Oh, harmony. Rapture, even. Gentle tastes used strongly and strong flavours used gently. There is a public house* called The King’s Head in an immaculate Cumbrian village called Ravenstonedale (pronun. Ray-vun-stun-dayl), which has a chef who can give you a balance and not just a choice between upmarket chic and satisfying fullness. The menu has all the elements of modern gastro desirables (fondant potatoes sprout to mind) but with a strong emphasis on local food production. Nothing new there; these days any gastro pub worth its Maldon is getting its meat from 5 miles away and its chutneys from local producers. What is new** is a strong element of tradition that genuinely filters through the menu and the place as a whole.
Tradition isn’t just a parody from the olden days, when farmers said “ooh arrgh” and miners took pasties with meat in one end and fruit in the other.Traditional pairing of flavours happens over time as people use the foods they can obtain in the combinations that work.
If you limit your base to the local supply, you should find yourself with the means to make proper traditional food. Most local gastropub menus try to do this, although the ones I’ve seen have had too much variety. It takes discipline when there is so much to choose from. They haven’t limited themselves enough to properly achieve the genuine traditional article. And it’s worth it to do so because the focus is so sharp. At the Kings Head, they do it so well.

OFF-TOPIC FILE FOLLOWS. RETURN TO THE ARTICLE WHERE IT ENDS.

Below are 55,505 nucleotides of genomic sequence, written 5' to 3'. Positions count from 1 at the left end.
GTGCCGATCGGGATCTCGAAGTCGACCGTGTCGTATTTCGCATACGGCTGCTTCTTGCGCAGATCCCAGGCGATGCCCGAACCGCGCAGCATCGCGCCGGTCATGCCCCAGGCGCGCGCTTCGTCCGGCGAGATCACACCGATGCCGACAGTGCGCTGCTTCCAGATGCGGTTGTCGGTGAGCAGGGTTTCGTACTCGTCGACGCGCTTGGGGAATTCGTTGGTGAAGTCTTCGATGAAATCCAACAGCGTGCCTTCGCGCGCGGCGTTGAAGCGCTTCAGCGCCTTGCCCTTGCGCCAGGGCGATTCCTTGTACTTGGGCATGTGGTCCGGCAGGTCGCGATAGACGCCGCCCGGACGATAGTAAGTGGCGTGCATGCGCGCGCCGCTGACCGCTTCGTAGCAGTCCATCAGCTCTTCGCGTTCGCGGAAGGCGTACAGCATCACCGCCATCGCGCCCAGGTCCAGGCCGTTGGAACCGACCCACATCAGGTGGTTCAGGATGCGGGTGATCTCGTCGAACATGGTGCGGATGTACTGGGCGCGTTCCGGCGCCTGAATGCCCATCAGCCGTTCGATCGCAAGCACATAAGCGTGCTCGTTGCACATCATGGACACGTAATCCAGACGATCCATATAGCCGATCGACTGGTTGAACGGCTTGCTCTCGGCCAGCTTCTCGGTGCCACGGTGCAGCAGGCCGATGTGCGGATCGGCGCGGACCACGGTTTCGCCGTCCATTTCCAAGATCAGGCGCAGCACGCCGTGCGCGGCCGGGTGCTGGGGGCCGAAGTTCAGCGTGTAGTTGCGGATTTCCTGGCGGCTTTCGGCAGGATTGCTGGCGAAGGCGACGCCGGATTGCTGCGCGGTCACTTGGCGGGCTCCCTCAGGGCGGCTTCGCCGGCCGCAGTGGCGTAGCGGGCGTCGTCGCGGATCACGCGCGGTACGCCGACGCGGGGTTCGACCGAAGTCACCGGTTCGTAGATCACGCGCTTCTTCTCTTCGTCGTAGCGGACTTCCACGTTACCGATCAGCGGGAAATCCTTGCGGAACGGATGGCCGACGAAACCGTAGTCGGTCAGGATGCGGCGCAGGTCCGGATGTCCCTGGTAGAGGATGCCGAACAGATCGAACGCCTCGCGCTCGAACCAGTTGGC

Tradition trickles through every fibre of bespoke upholstered, secondhand chair, every Real Wood floorboard in the dining room. But most of all it tripped off the menu onto your tongue and somehow you found yourself ordering it.
*it’s too posh to call it a pub but it isn’t a bar and its atmosphere too relaxed to just call it a hotel, although that is also what it is.
**apart from the reportedly £1.2m refurbishment of the old pub.